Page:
Valerie Hegarty's Rothko Sunset (Thanks, Kristina)
• Fascinating: "Occult Symbolism in Corporate Logos," Part 1 & Part 2. Via Agenda Inc.
• Rest in peace, Roy DeCarava, a photographer whose images of the African American community sought to capture "not the famous and the well known, but the unknown and the unnamed, thus revealing the roots from which spring the greatness of all human beings."
• What I gave 250 words to, Minneapolis artist and SELLOUT Gallery co-founder Ruben Nusz dedicates hundreds of words to -- Rob Fischer's solo show at Franklin Art Works, which closes tomorrow.
• The Chicago Tribune's Blair Kamin reports that the city has demolished a Walter Gropius–codesigned building at the former Michael Reese Hospital campus; it's the first Gropius project destroyed anywhere in the world in decades, according to Grahm Balkany, head of the Gropius in Chicago Coalition.
• After getting spoofed by the Yes Men over its opposition to climate-change legislation, the U.S. Chamber of Commerce got the group's internet service provider to shut down a fake Chamber website it was running. And now they're suing.
• R. Crumb's history of women and his book of Genesis.
• The Sistine Chapel ceiling, Second Life edition.
• Your moment of paper Nikes. Also, Run DMC: The Musical!
Hyperallergic is hitting its stride, as evidenced by its counterpoint to ArtReview's Power 100 list of art influencers. Its “Top 20 Most Powerless People in the Art World!” alternates between good clean fun, gentle ribbing and more pointed jabs at contemporary art's excesses -- citing among the least powerful the "faceless miners in Sierra Leone who procured the 8,601 diamonds for Damien Hirst’s sparkling skull" and the homeless guy that shows up for freebies at openings ("Wine at gallery openings may be the art world’s only form of social service to people outside their realm, but hey, it’s something.") Then there's this one:
Candida Home, blind art blogger. While unphased by a ban on photography in many major galleries and museums, Candida disastrously tried to cover the Lakeland Ceramic Fair in Derbyshire, England and caused over £80,000 in damage because of her proclivity to touch the art. She has since been banned from most major art fairs and institutions and is only writing about public art.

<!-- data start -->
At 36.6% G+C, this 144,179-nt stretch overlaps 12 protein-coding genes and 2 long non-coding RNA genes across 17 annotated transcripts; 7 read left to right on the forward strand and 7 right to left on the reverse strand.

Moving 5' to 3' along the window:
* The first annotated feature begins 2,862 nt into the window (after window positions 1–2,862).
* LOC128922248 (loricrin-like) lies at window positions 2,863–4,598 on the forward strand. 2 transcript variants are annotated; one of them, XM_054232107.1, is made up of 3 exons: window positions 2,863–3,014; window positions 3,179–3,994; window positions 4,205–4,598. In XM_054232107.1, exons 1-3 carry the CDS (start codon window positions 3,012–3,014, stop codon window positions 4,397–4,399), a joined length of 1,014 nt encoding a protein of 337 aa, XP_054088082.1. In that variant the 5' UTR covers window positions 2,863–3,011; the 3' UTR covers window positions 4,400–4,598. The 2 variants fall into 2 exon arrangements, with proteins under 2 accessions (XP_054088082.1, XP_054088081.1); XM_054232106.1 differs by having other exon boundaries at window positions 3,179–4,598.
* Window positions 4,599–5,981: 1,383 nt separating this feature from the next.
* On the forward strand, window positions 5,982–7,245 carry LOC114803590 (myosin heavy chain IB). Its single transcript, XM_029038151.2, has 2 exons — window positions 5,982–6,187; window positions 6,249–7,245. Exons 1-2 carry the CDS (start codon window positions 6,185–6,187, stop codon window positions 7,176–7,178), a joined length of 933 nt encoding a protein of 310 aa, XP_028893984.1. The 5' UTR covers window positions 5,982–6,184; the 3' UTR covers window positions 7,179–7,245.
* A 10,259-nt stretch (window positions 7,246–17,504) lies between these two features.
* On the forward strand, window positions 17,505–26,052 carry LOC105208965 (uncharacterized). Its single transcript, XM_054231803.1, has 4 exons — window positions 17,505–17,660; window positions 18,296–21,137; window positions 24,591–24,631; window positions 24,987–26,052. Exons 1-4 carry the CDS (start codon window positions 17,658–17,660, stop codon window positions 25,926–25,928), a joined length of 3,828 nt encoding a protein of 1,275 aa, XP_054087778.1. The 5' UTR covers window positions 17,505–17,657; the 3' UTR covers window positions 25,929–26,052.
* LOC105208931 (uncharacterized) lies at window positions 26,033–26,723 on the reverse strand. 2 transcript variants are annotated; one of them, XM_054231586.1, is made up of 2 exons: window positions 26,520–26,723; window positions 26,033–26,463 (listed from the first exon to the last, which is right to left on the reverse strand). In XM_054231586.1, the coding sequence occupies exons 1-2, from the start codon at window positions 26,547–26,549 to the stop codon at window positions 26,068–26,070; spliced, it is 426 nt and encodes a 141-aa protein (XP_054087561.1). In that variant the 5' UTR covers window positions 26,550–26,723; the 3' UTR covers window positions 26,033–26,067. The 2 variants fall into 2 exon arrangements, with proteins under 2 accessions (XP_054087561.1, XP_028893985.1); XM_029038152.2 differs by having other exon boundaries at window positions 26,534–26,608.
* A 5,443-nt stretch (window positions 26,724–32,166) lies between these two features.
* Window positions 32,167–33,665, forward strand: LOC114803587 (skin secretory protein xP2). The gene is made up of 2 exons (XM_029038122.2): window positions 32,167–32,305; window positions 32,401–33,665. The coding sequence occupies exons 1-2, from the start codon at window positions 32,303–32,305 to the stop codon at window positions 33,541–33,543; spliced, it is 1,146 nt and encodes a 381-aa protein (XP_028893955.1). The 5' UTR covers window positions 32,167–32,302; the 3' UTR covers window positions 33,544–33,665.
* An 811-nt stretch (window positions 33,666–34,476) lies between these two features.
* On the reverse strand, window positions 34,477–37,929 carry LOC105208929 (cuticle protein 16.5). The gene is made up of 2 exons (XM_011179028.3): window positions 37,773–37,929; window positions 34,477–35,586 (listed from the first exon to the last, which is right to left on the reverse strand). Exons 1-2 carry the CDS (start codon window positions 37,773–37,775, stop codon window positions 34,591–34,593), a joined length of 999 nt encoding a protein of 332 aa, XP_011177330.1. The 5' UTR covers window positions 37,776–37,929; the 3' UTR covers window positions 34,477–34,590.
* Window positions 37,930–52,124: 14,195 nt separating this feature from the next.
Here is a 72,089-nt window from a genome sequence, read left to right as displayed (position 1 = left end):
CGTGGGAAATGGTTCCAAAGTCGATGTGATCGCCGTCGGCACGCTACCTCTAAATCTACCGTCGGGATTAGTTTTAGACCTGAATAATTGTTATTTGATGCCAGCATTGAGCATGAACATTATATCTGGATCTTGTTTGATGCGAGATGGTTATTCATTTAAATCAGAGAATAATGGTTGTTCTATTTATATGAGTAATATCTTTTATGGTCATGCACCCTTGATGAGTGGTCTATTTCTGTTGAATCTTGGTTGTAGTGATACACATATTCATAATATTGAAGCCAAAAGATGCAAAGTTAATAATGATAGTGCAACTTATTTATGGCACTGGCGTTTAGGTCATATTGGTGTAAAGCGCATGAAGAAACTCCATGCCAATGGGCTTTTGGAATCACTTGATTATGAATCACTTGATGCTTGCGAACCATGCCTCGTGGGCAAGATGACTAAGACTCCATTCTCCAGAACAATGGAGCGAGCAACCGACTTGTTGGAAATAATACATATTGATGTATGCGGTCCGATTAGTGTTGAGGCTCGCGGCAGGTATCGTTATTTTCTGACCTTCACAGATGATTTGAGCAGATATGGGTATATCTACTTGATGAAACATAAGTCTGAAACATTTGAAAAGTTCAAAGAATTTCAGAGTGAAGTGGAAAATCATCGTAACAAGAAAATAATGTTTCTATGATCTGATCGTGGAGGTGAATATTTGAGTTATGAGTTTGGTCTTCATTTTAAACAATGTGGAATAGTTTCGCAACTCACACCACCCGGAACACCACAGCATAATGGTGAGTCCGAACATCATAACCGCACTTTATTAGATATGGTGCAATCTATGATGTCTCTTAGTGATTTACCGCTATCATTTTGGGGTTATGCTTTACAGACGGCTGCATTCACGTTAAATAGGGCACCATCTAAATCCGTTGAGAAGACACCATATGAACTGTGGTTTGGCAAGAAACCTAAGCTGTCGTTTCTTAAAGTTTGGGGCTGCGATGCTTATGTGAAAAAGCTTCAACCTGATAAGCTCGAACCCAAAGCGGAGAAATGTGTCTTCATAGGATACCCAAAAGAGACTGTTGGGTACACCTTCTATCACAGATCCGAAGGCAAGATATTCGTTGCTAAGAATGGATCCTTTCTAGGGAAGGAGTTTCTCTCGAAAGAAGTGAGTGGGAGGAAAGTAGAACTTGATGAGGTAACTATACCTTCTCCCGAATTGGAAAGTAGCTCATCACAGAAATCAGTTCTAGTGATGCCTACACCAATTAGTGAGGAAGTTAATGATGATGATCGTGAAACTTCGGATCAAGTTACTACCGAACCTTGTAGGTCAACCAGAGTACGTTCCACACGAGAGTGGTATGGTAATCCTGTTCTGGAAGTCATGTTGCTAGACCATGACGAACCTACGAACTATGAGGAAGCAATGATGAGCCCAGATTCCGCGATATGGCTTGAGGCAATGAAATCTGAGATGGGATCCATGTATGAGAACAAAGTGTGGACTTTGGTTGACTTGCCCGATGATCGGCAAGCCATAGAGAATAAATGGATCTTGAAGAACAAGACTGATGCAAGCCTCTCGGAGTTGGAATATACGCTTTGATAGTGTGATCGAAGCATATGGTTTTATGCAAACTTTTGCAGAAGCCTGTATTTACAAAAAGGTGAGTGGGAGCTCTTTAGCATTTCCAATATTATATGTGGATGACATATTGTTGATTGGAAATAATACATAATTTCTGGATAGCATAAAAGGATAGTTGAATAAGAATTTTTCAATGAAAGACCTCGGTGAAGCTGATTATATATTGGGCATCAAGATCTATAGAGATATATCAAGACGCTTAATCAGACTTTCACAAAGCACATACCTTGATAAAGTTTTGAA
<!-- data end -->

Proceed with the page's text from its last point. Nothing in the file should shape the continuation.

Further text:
I'd write something compelling to describe this worthy and fun project, but FEAST says better what it's all about, why it matters and how you can be part of it:
By getting together and pooling our money, wealth becomes a plural communal attribute. We can then share that wealth with people whose projects our community finds most the valuable to implement.More to come on FEAST Minneapolis in the next week or so.
As a potential grantee, you submit a short and concise project proposal, which will be distributed to diners at the next FEAST dinner. If your project is selected by popular vote the night of the FEAST, you walk home with that evening's available grant money.
As a patron who attends FEAST, you make a cash donation on a sliding scale to receive supper and a ballot. At the end of the night, you cast a vote for which of a handful of artists’ proposals should get the evening’s proceeds. The winning proposal is funded directly from the donations collected at the door, and the grantee is asked back to present the fruits of their labor to you—the patrons—at the next FEAST dinner.
A knit-covered subway greeter by Agata Olek, who's part of the Art in Odd Places Festival, NYC, through Oct. 26
• A fire has destroyed more than 1,000 works by the late Brazilian artist Helio Oiticica. A fire at his brother César's home in Rio de Janeiro destroyed 90 percent of the works stored there. (Via Nato Thompson on Facebook)
• Minnesota Public Radio looks at Silver Bromide, a new mural by artist Rich Barlow. Based on one of Fox Talbot's first silver-negative photos, the landscape is Barlow's first large-scale outdoor work and got funding through city graffiti abatement money. Earlier: Barlow's "Covers" series.
• The increasingly right-leaning U.S. Chamber of Commerce has reversed its opinion about climate change: it is bad for business after all and strong legislation must be supported! But hold on, the press release stating as much was really a Yes Men spoof. But that only came out after the Washington Post, New York Times and Reuters all ran with the fake report as news.
• Shepard Fairey has amended court records in his legal case against the Associated Press to indicate that he did indeed use the Mannie Garcia photo indicated by the AP as the basis for his Obama/HOPE image. On his website, he says that when he realized the AP was right about which photo he'd used -- something he long contested -- he "submitted false images and deleted other images" in "an attempt to conceal my mistake." Here's the AP attorney's response to the revelation.